Eisai drug means breakthrough in therapy against early Alzheimer's disease

Interview with Prof. Frank Jessen

The Japanese pharmaceutical company Eisai, together with the US biotechnology company Biogen, has announced that the antibody Lecanemab, which they developed jointly with Prof. Lars Lannfelt and the Swedish biotech company Bioartic, shows a significant effect against cognitive decline in early-stage Alzheimer's disease.

This result gives scientists and sufferers a sigh of relief. For the first time, the clinical course of Alzheimer's disease could be significantly and robustly slowed down by means of an antibody. In the trial, 1795 participants with mild cognitive impairment and mild dementia due to Alzheimer's disease received the anti-amyloid beta (Aβ) protofibril antibody lecanemab. People with a wide range of comorbidities such as hypertension, diabetes, heart disease, obesity, kidney disease and anticoagulants were eligible. 

Compared to the placebo control group, significant stabilization in clinical outcome in terms of slowing of cognitive and functional decline by 27% occurred in the lecanemab group after 18 months. Also, there was a clear decrease in the amyloid proteins in the brain.

Prof. Jessen, how do you assess the results of the phase 3 study by Eisai and Biogen?

For us clinicians working with Alzheimer’s disease patients, the result of the study is a breakthrough and we are eagerly awaiting the detailed study results. With this antibody, we would have an active substance in our hands for the first time in the search for effective therapies against Alzheimer's, with which we could really intervene causally in the disease process.

How do you classify the 27 percent slowing of decline in the clinical course of the disease?

The primary clinical measure in this study, the so-called CDR-SB (Clinical Dementia Rating scale - Sum of Boxes) is an interview with the patients and the caregivers covering main aspects of cognition and daily functioning.  As such, this instrument describes meaningful changes in the disease course. The CDR-SB is also the recommended outcome scale by the regulatory agencies FDA and EMA. There is general consensus that a slowing on the CDR-SB of around 30% by a disease modifying drug is clinically meaningful. As such, the study demonstrated a real clinical benefit for the patients. In addition, other measures which looked at cognition and daily functioning in more detail showed the same effects. Of course, this does not amount to a cure, but after an early Alzheimer's diagnosis, we would now have the possibility for the first time to meaningfully slow down the course of the disease. For persons diagnosed with early Alzheimer's, this would mean a gain in quality of life.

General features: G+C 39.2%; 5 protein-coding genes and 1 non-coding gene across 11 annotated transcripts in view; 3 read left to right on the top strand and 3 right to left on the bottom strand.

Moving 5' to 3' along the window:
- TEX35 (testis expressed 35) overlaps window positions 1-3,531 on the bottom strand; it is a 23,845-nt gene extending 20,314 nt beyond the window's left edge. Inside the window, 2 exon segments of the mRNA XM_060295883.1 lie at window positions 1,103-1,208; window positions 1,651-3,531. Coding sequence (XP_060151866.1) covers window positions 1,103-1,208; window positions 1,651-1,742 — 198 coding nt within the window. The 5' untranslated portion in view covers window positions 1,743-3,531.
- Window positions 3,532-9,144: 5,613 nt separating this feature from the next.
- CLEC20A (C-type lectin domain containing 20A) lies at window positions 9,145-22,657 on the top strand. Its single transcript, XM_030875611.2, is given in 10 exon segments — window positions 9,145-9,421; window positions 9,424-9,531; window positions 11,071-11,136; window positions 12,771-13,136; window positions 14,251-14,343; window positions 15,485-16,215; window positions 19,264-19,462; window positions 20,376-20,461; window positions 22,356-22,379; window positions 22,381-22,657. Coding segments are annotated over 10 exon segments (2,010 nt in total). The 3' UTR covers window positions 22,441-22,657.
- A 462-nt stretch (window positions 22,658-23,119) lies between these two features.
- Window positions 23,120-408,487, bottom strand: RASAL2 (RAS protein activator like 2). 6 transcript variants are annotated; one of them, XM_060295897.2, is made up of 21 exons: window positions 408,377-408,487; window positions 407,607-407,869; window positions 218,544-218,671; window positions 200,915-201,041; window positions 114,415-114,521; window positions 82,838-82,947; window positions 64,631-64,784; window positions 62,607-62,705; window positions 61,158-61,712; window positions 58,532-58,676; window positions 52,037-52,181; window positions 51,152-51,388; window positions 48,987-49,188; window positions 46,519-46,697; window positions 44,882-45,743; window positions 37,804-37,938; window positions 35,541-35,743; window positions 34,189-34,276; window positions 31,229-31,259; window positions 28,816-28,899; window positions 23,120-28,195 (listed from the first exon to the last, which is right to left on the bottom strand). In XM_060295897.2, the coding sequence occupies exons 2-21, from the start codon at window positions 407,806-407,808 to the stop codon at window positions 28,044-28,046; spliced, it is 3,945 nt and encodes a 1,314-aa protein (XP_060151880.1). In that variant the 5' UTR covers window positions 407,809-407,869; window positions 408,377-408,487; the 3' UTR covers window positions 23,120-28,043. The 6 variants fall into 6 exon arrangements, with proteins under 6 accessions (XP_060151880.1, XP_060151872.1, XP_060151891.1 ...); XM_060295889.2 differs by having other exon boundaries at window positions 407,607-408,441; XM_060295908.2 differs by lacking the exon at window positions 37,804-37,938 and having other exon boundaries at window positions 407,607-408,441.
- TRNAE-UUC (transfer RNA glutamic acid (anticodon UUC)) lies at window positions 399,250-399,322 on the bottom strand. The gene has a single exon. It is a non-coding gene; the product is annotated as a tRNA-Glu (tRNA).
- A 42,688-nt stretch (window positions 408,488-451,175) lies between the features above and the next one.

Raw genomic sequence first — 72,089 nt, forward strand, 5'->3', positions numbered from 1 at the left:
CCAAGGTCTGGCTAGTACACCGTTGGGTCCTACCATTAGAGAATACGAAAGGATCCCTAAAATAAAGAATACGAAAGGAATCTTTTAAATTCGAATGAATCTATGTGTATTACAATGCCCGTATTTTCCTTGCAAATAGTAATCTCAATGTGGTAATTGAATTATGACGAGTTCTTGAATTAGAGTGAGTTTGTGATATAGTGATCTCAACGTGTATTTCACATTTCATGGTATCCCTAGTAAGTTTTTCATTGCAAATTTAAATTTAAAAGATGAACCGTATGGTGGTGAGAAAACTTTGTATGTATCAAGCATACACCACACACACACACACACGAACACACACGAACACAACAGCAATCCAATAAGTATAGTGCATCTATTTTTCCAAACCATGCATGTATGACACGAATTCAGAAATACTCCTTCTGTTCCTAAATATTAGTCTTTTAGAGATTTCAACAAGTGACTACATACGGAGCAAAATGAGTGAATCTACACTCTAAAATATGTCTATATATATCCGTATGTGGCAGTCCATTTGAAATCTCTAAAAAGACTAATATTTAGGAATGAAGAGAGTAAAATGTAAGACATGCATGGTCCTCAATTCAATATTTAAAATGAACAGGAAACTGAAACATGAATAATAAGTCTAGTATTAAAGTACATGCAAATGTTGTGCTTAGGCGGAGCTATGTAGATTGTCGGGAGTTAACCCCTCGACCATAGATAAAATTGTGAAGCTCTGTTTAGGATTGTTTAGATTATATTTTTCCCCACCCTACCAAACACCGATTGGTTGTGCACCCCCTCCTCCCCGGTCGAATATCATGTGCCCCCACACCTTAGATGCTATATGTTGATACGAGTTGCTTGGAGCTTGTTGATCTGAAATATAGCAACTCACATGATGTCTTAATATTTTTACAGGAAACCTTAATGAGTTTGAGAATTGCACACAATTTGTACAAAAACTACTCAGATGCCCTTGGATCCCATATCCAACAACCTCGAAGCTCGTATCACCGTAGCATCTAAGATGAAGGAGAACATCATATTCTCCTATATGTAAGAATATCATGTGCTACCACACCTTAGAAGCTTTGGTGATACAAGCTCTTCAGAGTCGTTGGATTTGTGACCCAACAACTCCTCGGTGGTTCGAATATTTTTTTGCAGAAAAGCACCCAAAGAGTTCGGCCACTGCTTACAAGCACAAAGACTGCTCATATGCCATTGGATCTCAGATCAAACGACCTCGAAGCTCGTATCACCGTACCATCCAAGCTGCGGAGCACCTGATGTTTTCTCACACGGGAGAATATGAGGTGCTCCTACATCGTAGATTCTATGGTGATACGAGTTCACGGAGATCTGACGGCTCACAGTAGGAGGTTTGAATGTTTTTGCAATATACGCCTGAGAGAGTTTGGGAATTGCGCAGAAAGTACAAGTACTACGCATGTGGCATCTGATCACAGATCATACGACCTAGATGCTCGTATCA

One of the problems with the last known antibody studies against Alzheimer's was frequent side effects. What is the situation with lecanemab?

Amyloid antibodies may cause mostly transient changes in the brain, which can be observed on MRI and are referred to as ARIA. According to current knowledge, they originate from changes in brain tissue fluids and minor vascular leakage. In most cases, these MRI changes do not cause any symptoms. Sometimes mild symptoms, such as dizziness or headache occur. Severe side effects only occurred in very rare cases. While with some antibodies, the frequency of ARIA is up to 30% of all treated patients, they seem to occur less frequently with lecanemab. In the future, this will probably mean that lecanemab treatment will be monitored with MRI.

How soon can the antibody Lecanemab come onto the market and who will benefit from it?

Eisai and Biogen have already announced that they will apply for approval both in the USA via the FDA and in Europe via the EMA. So, if everything goes well, treatment with lecanemab could be possible already in 2023. Importantly, this type of therapy will only be applied in people who receive an early Alzheimer's diagnosis. There is currently no evidence that lecanemab will work in more advanced stages with more advanced loss of brain cells and tissue. That is why our goal now must be to make the right diagnosis as early as possible. Then we have a real chance of substantially slowing the deterioration of the brain caused by Alzheimer's.

Further information

Prof. Frank Jessen is group leader at the DZNE and director of the Department of Psychiatry and Psychotherapy at the University of Cologne. At the DZNE, he coordinates the DELCODE study, among others. In this study, high-risk patients from memory outpatient clinics are examined with the aim of better predicting the course of Alzheimer's disease and developing new disease markers. He is also the lead author of the S3 guideline Dementias in Germany.

He is a member of several committees, including the steering committee of the European Alzheimer's Disease Consortium (EADC), the National Institute on Aging-Alzheimer's Association (NIA-AA) working group for the development of the Alzheimer's research criteria, and the ISTAART Advisory Council.

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